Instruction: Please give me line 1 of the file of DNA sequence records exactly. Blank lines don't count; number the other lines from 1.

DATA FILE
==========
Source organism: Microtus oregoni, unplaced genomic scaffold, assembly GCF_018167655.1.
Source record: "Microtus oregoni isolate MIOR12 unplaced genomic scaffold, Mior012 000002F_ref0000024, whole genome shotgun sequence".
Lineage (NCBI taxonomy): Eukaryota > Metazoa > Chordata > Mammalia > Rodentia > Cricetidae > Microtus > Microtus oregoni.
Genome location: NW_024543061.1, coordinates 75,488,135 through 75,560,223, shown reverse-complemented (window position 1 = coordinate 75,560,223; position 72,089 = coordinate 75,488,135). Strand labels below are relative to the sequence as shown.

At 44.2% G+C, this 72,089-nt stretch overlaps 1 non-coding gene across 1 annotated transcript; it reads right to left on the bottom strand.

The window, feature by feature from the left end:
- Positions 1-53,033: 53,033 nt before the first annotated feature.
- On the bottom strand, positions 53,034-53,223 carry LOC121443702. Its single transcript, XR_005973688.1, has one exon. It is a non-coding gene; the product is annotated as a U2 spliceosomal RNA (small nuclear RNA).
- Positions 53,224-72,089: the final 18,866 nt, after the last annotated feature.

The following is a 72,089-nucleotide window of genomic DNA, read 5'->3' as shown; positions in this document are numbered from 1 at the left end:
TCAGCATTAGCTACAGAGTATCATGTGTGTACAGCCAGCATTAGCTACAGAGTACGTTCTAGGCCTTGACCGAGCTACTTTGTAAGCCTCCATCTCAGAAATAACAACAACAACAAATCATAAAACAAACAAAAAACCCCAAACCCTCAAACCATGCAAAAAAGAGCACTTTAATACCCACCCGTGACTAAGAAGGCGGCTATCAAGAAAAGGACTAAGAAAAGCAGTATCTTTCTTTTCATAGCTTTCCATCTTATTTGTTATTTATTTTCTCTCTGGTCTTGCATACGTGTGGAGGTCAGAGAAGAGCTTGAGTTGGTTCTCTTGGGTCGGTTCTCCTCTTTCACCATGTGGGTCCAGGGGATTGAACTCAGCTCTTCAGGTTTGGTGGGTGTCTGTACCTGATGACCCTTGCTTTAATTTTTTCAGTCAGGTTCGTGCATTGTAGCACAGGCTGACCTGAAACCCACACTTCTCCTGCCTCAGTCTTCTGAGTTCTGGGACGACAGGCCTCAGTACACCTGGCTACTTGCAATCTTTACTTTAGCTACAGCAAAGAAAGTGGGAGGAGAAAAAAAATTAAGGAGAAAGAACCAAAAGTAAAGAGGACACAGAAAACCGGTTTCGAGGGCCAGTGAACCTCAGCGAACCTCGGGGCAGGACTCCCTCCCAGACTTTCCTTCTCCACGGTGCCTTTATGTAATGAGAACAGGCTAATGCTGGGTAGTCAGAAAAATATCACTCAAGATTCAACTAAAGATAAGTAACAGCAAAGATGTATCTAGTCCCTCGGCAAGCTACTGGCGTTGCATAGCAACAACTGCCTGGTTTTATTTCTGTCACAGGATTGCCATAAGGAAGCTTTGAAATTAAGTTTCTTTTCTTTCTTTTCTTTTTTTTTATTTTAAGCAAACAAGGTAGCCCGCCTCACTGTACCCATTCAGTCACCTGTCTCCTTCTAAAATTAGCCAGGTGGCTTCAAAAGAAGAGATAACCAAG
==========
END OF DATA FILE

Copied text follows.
Source organism: Microtus oregoni, unplaced genomic scaffold, assembly GCF_018167655.1.